Now that you know what is TDS, its impact and how it may affect you, you are worried and want to measure the level of TDS in your water. But how? Well, normally TDS are measured in a laboratory where a sample will be filtered, dried and heated to find out how much TDS is present.

However, without all these equipment, how do we measure TDS easily and most importantly, in a cost-effective manner? Well, the solution will be measuring TDS using our Grove – TDS Sensor/Meter For Water Quality (Total Dissolved Solids) together with an Arduino.

How this TDS sensor works is that it is an electronic pen that is able to measure the conductivity of the water as the electrical conductivity of water is directly related to the concentration of dissolved ionized solids in the water. Ions from the dissolved solids in water create the ability for that water to conduct an electric current, which can be measured by this TDS sensor.

Alright you know how it works and what it does, here is a step by step guide to teach you how to measure the level of TDS in water with the Arduino and the sensor.

What do you need?

Step by step instructions on how to use the TDS sensor with the Arduino

Step 1: Connect all the hardware

  • Firstly, plug in the Grove – TDS Sensor to A0 port of the Base Shield
  • Next, plug the Base Shield into the Seeeduino board
  • Lastly, connect the Seeeduino to a PC via a USB cable.
  • Your connection should something like this currently:

Step 2: Copy and upload code

  • Open Arduino IDE and create a new file. Afterward, copy the following code into the new file:
#define SERIAL Serial
#define sensorPin A0

int sensorValue = 0;
float tdsValue = 0;
float Voltage = 0;

void setup() {
void loop() {
    sensorValue = analogRead(sensorPin);
    Voltage = sensorValue*5/1024.0; //Convert analog reading to Voltage
    tdsValue=(133.42*Voltage*Voltage*Voltage - 255.86*Voltage*Voltage + 857.39*Voltage)*0.5; //Convert voltage value to TDS value
    SERIAL.print("TDS Value = "); 
    SERIAL.println(" ppm");
  • Upload the demo. If you do not know how to upload the code, you can check out our guide on how to upload code

Step 3: Monitor Results

  • Open the Serial Monitor of Arduino IDE by clicking Tool-> Serial Monitor. Or tap the Ctrl+Shift+M key at the same time.
    • Set the baud rate to 9600.
  • Place the electric pen in the water and you should see results on your monitor like this:

Annnnnd you are done! You can also add an LCD to the project and start monitoring the amount of TDS in your water everywhere you go like this:

How do you reduce or remove TDS in water?

Now that you’ve just measured the amount of TDS in your water, how do you reduce or remove them now you know that there is a high level of TDS present?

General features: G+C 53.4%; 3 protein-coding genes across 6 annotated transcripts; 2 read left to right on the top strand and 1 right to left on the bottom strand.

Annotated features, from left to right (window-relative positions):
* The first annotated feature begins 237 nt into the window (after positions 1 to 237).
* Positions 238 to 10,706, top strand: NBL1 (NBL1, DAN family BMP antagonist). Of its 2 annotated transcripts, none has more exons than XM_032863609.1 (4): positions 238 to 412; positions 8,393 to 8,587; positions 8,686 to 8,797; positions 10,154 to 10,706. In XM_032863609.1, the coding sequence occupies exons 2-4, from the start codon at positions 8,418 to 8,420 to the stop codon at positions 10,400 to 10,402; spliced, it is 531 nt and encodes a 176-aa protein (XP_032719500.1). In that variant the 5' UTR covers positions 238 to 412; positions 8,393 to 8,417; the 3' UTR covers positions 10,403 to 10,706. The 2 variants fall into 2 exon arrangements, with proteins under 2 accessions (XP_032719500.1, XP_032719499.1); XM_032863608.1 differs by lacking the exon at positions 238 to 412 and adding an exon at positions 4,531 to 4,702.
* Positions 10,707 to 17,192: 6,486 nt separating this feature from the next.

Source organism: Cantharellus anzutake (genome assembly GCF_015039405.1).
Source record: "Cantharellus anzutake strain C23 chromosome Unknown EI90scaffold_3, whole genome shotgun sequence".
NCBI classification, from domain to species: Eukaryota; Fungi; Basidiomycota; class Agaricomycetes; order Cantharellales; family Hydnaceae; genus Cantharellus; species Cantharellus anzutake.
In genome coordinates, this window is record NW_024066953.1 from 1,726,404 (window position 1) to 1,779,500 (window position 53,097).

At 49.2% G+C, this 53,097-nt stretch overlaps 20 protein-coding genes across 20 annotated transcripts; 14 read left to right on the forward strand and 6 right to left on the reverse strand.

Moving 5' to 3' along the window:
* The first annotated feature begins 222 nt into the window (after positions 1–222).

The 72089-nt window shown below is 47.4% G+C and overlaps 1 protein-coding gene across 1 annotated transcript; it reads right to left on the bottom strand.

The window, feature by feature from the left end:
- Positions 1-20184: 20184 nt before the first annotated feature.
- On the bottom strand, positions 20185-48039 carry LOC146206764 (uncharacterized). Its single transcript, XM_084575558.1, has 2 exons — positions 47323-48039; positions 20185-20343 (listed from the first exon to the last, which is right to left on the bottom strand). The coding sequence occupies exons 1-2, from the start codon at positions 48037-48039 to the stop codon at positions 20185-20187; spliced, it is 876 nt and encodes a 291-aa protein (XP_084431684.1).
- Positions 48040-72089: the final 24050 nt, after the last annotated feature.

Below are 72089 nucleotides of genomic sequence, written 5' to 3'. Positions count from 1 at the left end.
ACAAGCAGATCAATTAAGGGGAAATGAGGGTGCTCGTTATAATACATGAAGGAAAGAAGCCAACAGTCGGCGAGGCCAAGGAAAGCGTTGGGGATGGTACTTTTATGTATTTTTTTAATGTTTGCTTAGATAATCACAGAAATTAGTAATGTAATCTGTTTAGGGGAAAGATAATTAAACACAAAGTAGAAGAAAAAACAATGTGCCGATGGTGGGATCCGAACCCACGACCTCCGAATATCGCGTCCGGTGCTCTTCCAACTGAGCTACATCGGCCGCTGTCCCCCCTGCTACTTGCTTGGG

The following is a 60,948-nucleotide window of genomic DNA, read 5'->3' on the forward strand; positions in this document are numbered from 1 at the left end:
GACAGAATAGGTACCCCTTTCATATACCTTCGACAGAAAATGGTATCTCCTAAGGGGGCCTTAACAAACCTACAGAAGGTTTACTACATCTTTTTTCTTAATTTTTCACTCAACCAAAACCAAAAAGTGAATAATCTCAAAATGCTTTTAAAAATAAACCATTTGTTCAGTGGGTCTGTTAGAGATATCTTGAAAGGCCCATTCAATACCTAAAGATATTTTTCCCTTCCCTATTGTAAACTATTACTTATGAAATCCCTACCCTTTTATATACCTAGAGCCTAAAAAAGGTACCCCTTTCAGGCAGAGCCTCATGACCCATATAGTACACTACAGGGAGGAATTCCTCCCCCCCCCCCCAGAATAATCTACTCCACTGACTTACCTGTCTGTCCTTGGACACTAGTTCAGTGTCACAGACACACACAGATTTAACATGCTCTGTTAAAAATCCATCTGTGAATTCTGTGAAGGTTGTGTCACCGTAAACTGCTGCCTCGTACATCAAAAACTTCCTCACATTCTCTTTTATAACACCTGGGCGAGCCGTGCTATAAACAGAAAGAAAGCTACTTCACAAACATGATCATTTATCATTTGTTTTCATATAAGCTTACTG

Here are some ways you can reduce and remove TDS in your water where you can also choose to combine the various water purification technologies to better reduce the amount of TDS in water.


This process involves boiling to produce vapor. When water boils, it produces steam which rises to a cool surface and condensed back into liquid form. The dissolve salts would not vaporize and remain in the boiling solution.

Reverse Osmosis

Reverse osmosis is also able to remove TDS as they force the water under pressure through a synthetic membrane. The membrane has microscopic pores which will allow only very tiny molecules to pass through which filters your water. As molecules such as dissolved metals and salts are large compared to the water molecules, water is able to squeeze through the membrane pores while leaving the dissolved solids behind.


In deionization, water will be passed through a positive and negative electrode. The ion-selective membranes enable the positive ions to separate from the water and move towards the negative electrode which get you de-ionized water with high purity. However, the water will be first passed through a reverse osmosis unit first in order to remove the non-ionic organic contaminants.


Despite an elevated total dissolved solids concentration not posing as a huge health hazard, at high levels, it can still cause health problems. In addition, high levels of TDS in water can also cause aesthetic problems or nuisance problems like a buildup in your sinks.

Do not know whether you need a water purification system? Well, we recommend getting your drinking water tested first with our Grove – TDS Sensor/Meter For Water Quality (Total Dissolved Solids) to determine the amount of TDS in your water before deciding whether there is a need to purchase a water treatment system!

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January 2020